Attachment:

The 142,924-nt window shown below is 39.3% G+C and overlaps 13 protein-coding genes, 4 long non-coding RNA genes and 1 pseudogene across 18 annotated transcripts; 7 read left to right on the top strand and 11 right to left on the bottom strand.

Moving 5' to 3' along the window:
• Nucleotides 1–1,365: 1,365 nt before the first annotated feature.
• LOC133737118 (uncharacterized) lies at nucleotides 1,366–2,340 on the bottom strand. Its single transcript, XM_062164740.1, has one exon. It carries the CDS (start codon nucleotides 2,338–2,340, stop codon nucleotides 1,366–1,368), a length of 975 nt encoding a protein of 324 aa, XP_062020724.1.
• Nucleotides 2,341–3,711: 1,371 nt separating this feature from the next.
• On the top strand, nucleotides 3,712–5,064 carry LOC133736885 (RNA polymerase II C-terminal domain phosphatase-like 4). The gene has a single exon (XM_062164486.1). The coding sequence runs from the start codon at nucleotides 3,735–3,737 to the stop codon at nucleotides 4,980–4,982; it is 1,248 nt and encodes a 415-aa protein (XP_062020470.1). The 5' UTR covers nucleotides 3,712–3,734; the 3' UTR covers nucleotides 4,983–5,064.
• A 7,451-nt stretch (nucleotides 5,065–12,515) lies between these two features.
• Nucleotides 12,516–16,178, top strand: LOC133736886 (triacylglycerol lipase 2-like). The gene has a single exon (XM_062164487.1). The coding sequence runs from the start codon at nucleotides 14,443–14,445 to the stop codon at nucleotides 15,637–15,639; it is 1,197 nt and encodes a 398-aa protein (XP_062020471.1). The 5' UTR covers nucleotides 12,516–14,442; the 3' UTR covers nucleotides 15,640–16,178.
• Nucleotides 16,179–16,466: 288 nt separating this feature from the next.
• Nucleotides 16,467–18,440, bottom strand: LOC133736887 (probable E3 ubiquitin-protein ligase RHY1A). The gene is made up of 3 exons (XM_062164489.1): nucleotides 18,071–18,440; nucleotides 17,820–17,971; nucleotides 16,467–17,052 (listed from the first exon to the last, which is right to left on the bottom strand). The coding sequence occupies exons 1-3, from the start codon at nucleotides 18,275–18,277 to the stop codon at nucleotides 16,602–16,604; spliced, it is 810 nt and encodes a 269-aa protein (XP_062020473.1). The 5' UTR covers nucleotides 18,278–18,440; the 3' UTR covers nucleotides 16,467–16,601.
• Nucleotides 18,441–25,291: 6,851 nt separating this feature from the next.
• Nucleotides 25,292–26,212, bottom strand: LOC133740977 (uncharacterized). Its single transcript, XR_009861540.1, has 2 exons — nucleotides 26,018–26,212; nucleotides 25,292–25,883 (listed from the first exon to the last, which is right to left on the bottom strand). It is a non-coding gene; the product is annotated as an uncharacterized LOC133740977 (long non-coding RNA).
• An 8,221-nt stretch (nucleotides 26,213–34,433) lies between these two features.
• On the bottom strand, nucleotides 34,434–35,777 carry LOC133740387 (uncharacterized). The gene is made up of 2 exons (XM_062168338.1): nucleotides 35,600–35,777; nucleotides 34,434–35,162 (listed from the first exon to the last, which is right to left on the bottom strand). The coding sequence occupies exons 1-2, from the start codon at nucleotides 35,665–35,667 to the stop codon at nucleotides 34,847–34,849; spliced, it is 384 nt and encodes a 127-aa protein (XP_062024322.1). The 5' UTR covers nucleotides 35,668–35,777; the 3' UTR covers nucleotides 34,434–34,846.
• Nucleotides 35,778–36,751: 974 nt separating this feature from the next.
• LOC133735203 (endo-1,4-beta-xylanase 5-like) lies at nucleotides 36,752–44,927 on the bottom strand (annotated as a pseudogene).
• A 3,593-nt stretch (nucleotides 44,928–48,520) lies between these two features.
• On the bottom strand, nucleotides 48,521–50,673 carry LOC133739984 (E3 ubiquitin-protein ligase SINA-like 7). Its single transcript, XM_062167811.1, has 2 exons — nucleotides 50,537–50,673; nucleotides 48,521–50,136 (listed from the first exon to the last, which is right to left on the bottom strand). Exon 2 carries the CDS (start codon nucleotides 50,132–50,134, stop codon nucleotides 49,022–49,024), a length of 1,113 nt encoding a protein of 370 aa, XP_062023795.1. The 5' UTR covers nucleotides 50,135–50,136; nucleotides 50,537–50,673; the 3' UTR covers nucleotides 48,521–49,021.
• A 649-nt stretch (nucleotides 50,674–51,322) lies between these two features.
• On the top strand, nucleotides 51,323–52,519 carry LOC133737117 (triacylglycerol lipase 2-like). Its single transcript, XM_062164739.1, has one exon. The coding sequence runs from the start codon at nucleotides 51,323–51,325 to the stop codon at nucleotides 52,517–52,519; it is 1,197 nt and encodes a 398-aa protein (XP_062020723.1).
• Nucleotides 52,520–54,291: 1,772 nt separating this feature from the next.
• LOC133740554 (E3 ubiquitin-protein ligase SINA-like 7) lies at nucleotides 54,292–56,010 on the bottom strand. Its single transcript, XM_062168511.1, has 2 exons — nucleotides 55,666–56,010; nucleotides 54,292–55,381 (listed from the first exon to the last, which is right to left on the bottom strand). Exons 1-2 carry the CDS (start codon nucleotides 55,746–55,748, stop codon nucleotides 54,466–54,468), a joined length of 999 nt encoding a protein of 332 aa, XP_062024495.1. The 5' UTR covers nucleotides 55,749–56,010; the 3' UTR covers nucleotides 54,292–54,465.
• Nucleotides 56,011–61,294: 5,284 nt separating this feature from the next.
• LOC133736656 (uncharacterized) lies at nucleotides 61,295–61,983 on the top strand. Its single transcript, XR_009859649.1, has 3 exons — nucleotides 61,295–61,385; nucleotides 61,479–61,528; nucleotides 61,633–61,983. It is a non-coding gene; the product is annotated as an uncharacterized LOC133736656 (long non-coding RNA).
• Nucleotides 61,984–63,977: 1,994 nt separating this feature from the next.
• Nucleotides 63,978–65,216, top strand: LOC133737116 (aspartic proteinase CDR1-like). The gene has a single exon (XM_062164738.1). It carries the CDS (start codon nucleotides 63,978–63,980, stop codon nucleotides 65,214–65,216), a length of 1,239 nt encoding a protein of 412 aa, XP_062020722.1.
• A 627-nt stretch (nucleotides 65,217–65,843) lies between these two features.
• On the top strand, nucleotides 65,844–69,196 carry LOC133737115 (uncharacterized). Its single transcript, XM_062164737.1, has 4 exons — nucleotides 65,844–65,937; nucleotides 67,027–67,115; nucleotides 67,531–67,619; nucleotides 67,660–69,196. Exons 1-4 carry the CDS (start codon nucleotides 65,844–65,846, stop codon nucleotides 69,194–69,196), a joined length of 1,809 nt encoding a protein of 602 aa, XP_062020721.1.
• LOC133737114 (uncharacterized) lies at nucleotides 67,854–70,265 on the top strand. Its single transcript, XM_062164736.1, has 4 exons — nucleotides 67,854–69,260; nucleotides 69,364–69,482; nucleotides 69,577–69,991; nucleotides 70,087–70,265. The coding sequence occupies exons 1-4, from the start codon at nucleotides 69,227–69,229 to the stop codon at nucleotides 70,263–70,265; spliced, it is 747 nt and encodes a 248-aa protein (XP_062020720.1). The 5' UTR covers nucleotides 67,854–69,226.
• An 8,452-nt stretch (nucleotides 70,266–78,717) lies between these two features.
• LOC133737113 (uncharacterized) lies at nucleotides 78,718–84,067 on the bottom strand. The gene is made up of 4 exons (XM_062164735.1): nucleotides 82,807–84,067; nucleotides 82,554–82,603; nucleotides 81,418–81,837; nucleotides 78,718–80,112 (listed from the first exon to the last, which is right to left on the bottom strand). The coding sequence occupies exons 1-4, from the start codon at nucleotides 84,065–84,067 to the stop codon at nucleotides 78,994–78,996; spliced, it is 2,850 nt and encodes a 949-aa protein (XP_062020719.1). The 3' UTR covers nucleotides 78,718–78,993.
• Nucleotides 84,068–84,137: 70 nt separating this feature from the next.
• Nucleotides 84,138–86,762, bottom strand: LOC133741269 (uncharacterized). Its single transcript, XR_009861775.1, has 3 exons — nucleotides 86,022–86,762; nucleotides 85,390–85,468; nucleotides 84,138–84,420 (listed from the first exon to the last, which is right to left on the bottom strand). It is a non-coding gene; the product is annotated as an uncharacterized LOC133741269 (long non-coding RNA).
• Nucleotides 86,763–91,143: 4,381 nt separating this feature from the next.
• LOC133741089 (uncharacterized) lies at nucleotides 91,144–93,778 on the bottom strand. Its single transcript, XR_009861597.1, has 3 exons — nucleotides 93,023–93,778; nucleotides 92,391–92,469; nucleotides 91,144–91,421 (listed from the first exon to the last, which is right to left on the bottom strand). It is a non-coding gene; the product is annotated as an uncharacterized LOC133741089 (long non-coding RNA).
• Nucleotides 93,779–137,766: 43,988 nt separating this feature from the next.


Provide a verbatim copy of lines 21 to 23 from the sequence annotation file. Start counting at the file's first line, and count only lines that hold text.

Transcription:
• Nucleotides 52,520–54,291: 1,772 nt separating this feature from the next.
• LOC133740554 (E3 ubiquitin-protein ligase SINA-like 7) lies at nucleotides 54,292–56,010 on the bottom strand. Its single transcript, XM_062168511.1, has 2 exons — nucleotides 55,666–56,010; nucleotides 54,292–55,381 (listed from the first exon to the last, which is right to left on the bottom strand). Exons 1-2 carry the CDS (start codon nucleotides 55,746–55,748, stop codon nucleotides 54,466–54,468), a joined length of 999 nt encoding a protein of 332 aa, XP_062024495.1. The 5' UTR covers nucleotides 55,749–56,010; the 3' UTR covers nucleotides 54,292–54,465.
• Nucleotides 56,011–61,294: 5,284 nt separating this feature from the next.